It is often said that little girls (and boys) dream of their wedding day. Prince or Princess Charming is one day going to sweep you off your feet, and the day will be absolutely perfect, with sun shining, and not a cloud in sight.
Sometimes that happens, but other times, Mother Nature has different plans.
Last October, as clouds rolled over and the rain started to fall, temperatures dropped to 50 degrees Fahrenheit and I crossed my fingers — hoping it would stop in the next two hours. The light drizzle made everything look gray, created mud puddles down the aisle, and left wet benches where 150 guests were expected to sit at the small outdoor chapel on Mount Norris Scout Reservation in Eden. What was I going to do? Move the ceremony to the reception hall?
That was plan B — but luckily the rain finally stopped half an hour before the ceremony, and everyone just went with the flow. Towels were used to wipe every seat, and while the train of my ivory wedding dress picked up a lot of silt, it was nothing a dry cleaner couldn’t fix.
If I had been at a Vermont State Park, I would have had more options.
The weather may not be something you can control, but it is something you can plan for.
Pick a park
The Vermont State Parks system offers 55 different locations, each with its own quirks and amenities.
“What’s cool about weddings at Vermont State Parks is the amazing views, largely on a body of water,” or a mountain, said Rochelle Skinner, Vermont State Parks sales and services manager.
Guests can choose to camp for a few days, kayak, hike, swim or bike, too.
Most parks can accommodate large event tents or open-air weddings. They have pavilions that can hold up to 300 guests, depending on the park, and because they’re public venues, they’re wheelchair or elderly accessible.
Worried about the rain or wind?
Lake Elmore, Seyon Lodge, Kingsland Bay, Mount Philo and Camp Plymouth offer indoor accommodations for 30 to 150 people.
“Mount Philo, on top of the mountain, is a popular wedding destination,” Skinner said. “It was actually Vermont’s first state park, and it has a shelter at the top that was built by the Civilian Conservation Corps.”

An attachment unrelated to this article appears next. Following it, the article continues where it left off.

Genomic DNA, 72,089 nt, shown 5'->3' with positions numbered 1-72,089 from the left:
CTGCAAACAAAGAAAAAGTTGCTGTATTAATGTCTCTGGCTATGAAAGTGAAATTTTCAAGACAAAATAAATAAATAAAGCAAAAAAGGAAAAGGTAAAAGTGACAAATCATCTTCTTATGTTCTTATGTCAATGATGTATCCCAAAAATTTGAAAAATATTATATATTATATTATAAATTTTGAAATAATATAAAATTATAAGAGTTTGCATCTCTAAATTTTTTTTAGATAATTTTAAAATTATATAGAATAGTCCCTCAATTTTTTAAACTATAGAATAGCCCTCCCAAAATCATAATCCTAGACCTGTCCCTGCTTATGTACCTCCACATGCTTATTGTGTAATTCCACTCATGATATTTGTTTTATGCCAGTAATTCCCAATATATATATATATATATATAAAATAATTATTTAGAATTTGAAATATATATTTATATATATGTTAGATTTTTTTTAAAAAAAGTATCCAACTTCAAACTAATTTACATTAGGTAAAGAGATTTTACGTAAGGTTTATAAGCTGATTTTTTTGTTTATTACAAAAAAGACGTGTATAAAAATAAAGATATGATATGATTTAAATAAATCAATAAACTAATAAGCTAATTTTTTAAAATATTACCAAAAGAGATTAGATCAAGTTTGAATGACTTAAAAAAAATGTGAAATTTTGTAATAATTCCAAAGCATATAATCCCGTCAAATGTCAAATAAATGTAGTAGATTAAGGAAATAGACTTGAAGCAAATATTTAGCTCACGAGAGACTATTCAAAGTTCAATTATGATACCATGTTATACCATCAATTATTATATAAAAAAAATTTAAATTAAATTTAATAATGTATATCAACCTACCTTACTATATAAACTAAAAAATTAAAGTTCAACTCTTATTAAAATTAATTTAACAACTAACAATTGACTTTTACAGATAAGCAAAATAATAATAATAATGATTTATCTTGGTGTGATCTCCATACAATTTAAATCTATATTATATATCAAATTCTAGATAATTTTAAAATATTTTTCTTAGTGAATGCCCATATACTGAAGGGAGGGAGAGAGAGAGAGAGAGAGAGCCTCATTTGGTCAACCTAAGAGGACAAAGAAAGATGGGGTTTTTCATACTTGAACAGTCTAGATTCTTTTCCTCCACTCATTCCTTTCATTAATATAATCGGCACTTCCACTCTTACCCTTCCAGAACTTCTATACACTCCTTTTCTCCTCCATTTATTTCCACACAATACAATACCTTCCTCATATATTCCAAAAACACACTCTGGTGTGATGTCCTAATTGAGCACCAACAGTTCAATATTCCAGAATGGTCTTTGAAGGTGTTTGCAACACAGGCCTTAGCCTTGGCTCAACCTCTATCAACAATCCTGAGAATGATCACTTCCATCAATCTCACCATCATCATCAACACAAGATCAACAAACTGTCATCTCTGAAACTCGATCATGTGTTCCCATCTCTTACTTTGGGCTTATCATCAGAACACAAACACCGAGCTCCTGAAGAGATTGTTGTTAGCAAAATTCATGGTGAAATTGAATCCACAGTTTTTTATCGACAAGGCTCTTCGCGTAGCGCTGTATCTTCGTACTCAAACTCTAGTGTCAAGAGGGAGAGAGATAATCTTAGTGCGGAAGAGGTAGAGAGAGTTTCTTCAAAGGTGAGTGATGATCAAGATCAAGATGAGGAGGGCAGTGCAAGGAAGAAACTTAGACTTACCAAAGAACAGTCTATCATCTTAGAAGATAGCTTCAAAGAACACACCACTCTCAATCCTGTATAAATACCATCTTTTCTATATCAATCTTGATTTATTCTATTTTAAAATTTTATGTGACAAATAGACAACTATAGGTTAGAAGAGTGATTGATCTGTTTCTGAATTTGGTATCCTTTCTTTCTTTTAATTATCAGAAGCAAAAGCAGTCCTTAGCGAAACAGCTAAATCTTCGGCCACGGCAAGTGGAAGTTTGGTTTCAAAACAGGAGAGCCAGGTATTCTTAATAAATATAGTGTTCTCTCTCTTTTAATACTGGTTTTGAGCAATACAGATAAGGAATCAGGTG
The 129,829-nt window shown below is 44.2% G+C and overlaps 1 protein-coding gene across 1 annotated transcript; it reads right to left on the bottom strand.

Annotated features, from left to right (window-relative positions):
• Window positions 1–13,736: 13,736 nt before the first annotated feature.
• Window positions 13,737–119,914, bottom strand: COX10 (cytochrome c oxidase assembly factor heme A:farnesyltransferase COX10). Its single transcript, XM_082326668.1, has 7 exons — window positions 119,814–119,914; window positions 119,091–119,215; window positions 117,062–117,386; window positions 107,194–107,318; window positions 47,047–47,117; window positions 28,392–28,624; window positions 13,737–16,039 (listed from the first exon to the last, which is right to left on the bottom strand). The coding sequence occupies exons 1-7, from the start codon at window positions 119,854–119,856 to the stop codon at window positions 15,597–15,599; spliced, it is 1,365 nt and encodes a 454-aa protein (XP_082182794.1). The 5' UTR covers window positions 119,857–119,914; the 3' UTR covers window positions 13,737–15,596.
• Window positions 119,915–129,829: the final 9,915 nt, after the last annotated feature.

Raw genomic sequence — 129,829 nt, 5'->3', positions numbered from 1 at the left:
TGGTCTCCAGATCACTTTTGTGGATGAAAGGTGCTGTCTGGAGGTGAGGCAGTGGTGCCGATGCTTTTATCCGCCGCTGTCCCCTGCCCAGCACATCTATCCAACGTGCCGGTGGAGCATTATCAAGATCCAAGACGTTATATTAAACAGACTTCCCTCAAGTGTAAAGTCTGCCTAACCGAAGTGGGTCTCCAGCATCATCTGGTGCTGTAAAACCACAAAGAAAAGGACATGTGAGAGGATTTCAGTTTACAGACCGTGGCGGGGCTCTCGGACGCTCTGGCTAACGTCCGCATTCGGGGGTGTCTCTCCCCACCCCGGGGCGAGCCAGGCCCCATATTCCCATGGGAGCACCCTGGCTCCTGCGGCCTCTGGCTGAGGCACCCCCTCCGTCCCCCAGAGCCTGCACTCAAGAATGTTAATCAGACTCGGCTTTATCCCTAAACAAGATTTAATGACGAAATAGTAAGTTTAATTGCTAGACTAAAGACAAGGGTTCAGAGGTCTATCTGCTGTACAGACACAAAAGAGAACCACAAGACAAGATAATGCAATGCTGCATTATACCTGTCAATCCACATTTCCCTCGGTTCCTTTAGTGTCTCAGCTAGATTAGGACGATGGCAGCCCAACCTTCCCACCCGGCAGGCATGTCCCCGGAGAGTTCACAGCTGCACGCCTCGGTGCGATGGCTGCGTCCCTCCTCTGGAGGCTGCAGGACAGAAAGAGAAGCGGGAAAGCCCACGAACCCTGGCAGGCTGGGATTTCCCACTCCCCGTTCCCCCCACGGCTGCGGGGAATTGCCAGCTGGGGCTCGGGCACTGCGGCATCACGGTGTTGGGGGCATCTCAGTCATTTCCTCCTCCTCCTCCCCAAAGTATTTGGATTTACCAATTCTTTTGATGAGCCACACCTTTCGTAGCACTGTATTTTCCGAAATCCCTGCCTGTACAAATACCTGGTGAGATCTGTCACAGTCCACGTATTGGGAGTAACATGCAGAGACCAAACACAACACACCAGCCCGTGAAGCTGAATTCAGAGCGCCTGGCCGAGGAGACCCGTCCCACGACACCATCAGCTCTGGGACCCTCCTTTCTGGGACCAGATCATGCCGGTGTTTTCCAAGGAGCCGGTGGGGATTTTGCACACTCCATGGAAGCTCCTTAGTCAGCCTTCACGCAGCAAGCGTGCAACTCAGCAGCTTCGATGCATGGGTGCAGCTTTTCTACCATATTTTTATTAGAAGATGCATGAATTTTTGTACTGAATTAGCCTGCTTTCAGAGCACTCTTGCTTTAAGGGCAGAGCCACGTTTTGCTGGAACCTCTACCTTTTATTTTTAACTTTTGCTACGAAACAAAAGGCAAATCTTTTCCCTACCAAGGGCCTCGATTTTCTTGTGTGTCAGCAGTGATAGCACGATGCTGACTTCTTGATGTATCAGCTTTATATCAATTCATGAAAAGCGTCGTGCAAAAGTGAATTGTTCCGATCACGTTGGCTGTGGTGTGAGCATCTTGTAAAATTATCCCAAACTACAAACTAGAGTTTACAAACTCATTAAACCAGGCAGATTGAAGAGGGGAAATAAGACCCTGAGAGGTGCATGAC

Other favorites include the beach at Button Bay, Camp Plymouth, Coolidge, Kingsland Bay and Seyon Lodge.
Reserving for your day
There are many things to consider when thinking about a Vermont State Park wedding.
Beside the weather and the views, one of the first things that should be decided is the date.
You can book up to 11 months in advance — and the earlier the better.
These are public parks, and spaces can fill up over the summer and fall months — the most popular for weddings and recreation — especially if guests are planning to stay and camp for a few days.
There are also different rates for weekdays than on the weekend, and for couples on a budget, you may want to consider a wedding sometime Monday through Thursday, as many of the pavilions can be rented for free. On weekends, prices range from $25 to $2,500.
There’s a small charge for guests to enter state parks: $3 per adult and $2 per child (4 to 13 years old), if there are more than 25 people, and you pay as a group. Otherwise, park entry is $4 per adult and $2 per child.
Most of the pavilions are near restrooms and changing rooms where the wedding party can get dressed.
Music and alcohol are also permitted in all of the parks, but there are a few caveats attached.
While wedding parties will have exclusive access to the pavilion or building they rent, they may not be the only people in the parks, and state park employees have to consider their other guests as well.
Music can be played, as long as it’s at a level that won’t annoy other park users, and sound systems or DJ services must be pre-approved by the park ranger.
For alcohol, kegs or alcoholic beverages in containers larger than a gallon must be served by a liquor-licensed caterer. Group members are also welcome to bring their own drinks, but any alcohol served to someone other than the person who brought it must also be served by a licensed caterer.